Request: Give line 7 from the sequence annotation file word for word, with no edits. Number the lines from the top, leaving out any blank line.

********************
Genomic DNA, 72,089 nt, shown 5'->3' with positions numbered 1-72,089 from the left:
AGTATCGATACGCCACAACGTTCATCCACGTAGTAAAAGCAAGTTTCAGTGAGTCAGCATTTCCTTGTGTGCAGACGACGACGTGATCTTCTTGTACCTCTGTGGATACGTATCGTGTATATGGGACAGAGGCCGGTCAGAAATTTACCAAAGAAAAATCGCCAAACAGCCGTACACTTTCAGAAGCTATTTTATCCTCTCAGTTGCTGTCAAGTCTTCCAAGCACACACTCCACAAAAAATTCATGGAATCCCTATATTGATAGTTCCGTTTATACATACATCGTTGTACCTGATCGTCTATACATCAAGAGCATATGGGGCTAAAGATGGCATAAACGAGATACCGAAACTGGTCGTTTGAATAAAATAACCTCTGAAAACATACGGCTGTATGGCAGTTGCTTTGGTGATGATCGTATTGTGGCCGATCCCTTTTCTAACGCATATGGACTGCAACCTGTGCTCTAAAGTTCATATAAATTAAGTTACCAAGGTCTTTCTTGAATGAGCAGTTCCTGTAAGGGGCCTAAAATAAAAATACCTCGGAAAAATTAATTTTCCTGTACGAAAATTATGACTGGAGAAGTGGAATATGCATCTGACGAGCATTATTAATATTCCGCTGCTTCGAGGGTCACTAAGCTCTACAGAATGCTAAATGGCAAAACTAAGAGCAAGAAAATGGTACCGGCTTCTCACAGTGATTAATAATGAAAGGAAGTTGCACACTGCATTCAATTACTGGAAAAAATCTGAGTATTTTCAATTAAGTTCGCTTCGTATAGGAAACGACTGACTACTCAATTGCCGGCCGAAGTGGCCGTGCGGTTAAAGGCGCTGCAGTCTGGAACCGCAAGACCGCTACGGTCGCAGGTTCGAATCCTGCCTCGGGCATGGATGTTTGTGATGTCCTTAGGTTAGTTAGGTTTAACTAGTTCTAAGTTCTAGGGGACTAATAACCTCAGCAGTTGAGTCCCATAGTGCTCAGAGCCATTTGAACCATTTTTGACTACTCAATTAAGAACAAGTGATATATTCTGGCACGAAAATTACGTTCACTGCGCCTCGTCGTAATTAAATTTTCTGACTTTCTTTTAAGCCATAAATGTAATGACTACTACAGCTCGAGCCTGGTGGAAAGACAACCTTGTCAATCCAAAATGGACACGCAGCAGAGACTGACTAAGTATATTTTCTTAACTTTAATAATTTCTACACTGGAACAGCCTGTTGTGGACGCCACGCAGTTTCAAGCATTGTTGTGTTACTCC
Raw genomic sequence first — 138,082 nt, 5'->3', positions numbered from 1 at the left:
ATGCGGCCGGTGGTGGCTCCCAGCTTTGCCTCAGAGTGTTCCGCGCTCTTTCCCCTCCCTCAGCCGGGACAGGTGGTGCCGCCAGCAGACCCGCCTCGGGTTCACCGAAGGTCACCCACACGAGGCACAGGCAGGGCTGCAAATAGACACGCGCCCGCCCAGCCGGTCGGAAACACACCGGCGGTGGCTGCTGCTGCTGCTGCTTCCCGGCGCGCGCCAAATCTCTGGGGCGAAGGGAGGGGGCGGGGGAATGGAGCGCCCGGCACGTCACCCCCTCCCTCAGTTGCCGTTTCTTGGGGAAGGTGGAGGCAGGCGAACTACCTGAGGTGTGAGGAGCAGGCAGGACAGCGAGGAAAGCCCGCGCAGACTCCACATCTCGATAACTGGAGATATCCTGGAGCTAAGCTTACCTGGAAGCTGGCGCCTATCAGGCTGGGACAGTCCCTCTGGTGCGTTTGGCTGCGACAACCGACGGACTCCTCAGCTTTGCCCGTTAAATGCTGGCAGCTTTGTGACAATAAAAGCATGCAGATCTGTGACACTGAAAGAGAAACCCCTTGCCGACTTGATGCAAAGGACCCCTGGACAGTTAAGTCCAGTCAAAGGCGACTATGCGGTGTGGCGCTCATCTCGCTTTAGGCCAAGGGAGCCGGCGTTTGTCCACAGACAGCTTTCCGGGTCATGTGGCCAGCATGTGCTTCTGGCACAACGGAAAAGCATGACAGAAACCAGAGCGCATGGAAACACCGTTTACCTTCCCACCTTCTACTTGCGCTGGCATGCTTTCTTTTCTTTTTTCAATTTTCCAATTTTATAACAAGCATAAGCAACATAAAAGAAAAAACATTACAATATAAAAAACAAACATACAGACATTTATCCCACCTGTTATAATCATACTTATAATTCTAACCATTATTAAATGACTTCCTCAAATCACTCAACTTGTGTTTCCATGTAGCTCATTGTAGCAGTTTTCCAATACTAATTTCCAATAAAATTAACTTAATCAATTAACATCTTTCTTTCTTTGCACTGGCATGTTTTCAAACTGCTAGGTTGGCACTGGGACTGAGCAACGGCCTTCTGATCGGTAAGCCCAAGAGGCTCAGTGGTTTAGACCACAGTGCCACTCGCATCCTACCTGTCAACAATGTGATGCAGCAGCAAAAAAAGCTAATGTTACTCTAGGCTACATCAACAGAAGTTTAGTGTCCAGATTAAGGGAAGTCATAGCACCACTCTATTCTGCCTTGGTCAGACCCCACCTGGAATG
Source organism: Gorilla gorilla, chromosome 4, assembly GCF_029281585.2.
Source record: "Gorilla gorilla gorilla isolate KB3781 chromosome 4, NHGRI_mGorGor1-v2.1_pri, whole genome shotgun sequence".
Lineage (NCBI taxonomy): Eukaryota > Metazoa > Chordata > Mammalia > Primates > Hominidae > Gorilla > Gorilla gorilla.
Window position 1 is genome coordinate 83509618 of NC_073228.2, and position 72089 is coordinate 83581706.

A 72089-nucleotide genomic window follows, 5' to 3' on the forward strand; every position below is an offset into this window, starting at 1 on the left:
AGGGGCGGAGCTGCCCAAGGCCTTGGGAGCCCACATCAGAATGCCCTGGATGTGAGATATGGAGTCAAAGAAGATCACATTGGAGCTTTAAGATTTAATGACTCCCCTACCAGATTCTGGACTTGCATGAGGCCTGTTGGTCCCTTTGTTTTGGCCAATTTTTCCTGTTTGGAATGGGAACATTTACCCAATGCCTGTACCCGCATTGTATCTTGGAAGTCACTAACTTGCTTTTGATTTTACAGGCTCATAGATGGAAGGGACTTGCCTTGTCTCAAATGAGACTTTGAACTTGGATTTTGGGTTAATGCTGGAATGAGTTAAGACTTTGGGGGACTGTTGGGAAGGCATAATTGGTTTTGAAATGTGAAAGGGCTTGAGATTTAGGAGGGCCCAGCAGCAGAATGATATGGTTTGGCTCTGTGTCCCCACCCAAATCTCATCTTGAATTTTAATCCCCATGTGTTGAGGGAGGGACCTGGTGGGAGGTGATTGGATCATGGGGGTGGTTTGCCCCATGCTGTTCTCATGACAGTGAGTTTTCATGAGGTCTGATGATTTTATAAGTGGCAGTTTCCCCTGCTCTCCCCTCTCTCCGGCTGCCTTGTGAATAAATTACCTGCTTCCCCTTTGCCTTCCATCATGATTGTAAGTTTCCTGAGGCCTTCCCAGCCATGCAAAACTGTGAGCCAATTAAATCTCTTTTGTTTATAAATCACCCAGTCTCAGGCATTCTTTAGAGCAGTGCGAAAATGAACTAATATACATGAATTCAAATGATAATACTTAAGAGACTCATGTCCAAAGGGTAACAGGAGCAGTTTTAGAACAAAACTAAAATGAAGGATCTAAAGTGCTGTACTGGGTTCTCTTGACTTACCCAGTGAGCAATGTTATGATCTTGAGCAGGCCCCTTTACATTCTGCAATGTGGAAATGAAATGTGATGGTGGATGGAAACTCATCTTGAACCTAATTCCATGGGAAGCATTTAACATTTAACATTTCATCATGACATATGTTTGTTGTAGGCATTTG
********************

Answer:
Lineage (NCBI taxonomy): Eukaryota > Metazoa > Chordata > Mammalia > Primates > Hominidae > Gorilla > Gorilla gorilla.